Different criteria of optimality are used in different subcultures of statistical surveillance. One aim with this review is to bridge the gap between the different areas. The shortcomings of some criteria of optimality are demonstrated by their implications. Some commonly used methods are examined in detail, with respect to optimality. The examination is made for a standard situation in order to focus on the inferential principles. A uniform presentation of methods, by expressions of likelihood ratios, facilitates the comparisons between methods. The correspondences between criteria of optimality and methods are examined. The situations and parameter values for which some commonly used methods have optimality properties are thus determined. A linear approximation of the full likelihood ratio method, which satisfies several criteria of optimality, is presented. This linear approximation is used to examine when linear methods are approximately optimal. Methods for complicated situations are reviewed with respect to optimality and robustness.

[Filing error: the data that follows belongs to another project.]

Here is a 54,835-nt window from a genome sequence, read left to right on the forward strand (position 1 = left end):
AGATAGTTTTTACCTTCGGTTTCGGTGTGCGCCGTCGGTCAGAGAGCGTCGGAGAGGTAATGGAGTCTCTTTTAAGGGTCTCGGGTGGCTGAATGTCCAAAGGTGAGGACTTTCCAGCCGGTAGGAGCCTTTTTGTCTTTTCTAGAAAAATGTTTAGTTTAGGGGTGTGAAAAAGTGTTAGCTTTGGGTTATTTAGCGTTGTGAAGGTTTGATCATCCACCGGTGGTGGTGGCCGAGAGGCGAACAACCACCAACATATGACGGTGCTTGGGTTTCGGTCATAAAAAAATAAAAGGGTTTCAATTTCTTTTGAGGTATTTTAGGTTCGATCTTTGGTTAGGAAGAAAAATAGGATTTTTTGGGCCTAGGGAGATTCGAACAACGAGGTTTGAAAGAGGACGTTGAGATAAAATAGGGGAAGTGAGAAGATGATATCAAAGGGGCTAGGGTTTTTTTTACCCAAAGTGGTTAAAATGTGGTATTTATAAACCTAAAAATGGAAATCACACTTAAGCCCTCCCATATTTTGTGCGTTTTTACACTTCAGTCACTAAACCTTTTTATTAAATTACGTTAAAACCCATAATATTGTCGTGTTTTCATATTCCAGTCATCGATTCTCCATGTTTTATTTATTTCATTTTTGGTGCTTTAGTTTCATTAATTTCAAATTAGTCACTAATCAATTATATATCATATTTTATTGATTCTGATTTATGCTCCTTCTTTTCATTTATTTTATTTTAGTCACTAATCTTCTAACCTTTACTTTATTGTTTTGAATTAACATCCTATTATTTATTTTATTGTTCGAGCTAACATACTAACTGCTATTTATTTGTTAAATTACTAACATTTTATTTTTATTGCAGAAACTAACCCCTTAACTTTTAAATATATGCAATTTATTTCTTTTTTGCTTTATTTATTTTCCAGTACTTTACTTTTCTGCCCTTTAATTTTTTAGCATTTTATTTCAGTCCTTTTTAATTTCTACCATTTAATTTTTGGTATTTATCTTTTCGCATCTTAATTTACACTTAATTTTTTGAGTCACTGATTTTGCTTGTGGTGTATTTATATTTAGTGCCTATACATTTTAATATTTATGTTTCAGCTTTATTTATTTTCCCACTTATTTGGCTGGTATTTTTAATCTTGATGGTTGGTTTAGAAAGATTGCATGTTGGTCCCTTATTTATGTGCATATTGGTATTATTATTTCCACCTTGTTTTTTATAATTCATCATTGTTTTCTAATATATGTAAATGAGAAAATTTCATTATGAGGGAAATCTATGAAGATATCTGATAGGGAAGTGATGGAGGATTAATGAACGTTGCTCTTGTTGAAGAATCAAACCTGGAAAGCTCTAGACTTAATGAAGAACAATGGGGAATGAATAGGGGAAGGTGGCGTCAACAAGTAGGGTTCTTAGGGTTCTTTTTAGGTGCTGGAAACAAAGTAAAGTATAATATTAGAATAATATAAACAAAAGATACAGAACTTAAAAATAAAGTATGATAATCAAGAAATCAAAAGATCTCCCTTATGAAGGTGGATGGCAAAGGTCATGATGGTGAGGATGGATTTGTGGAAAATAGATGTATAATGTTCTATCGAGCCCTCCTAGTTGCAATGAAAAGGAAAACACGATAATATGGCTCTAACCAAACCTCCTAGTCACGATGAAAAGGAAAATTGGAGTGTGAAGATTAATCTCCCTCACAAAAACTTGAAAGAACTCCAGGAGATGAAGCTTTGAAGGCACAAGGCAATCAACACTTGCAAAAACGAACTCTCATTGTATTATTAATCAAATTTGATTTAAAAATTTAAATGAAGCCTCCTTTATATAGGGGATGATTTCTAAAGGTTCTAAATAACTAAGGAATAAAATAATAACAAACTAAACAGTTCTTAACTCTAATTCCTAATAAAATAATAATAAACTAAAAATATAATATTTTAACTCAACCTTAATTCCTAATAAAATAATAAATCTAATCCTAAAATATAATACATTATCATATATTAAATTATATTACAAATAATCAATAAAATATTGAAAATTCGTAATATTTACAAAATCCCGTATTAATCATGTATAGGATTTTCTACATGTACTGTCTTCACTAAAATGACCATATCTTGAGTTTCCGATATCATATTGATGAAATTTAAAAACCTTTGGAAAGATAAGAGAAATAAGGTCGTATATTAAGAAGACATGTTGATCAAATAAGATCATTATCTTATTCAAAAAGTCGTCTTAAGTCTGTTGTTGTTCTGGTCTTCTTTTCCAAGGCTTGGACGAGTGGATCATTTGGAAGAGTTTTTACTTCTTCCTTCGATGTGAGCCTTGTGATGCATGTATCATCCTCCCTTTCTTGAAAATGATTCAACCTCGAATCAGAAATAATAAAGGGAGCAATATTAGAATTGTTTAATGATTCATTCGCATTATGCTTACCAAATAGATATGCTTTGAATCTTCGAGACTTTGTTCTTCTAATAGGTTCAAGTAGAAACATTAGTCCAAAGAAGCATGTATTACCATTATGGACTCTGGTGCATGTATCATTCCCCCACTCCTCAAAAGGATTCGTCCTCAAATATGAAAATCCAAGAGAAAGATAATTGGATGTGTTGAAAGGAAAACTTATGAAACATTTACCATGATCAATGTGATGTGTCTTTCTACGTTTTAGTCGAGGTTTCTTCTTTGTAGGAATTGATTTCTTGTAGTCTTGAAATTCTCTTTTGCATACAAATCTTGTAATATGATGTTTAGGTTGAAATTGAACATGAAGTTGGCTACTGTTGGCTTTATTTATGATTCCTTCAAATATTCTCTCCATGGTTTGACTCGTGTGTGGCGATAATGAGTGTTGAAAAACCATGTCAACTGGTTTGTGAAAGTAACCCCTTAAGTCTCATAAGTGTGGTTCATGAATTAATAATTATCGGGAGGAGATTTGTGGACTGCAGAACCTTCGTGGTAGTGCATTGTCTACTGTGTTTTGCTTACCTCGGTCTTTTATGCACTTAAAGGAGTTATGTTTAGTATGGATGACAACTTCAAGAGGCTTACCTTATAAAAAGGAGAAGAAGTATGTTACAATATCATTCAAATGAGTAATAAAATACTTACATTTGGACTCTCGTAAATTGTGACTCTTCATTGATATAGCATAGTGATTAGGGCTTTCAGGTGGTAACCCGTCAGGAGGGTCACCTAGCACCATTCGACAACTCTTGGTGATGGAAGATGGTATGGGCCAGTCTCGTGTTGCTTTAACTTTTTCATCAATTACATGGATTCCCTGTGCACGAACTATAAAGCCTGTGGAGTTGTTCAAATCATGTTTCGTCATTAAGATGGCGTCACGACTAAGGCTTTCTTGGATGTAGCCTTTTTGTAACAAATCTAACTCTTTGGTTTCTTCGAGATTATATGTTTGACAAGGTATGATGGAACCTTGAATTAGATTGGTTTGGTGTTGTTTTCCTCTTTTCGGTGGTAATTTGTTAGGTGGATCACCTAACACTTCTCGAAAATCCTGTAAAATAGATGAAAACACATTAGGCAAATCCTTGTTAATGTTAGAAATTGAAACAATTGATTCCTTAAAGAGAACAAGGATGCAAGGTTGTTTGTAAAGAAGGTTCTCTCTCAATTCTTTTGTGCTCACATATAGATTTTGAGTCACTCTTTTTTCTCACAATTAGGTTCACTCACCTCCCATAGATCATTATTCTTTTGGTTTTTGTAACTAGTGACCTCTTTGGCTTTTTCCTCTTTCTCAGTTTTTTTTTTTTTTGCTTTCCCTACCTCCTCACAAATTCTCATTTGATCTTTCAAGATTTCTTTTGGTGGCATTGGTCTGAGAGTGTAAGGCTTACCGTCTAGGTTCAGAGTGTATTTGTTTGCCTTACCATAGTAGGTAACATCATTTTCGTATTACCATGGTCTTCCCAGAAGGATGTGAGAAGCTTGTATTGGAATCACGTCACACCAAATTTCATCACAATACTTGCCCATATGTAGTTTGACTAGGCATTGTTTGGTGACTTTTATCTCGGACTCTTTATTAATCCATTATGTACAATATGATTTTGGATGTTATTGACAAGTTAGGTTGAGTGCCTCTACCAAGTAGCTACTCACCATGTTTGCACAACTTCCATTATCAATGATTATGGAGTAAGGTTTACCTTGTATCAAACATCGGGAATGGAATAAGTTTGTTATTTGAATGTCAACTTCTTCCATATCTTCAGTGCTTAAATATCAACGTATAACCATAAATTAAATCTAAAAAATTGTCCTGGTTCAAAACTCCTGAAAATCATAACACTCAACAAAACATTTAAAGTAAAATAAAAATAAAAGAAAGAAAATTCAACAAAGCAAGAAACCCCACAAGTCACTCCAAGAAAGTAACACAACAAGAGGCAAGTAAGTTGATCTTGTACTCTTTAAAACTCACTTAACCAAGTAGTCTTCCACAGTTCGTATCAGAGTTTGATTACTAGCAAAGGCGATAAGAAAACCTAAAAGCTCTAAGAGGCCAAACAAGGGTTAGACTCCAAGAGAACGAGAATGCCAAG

"Statistical Surveillance. Optimality and Methods." Internat. Statist. Rev. 71 (2) 403 - 434, August 2003.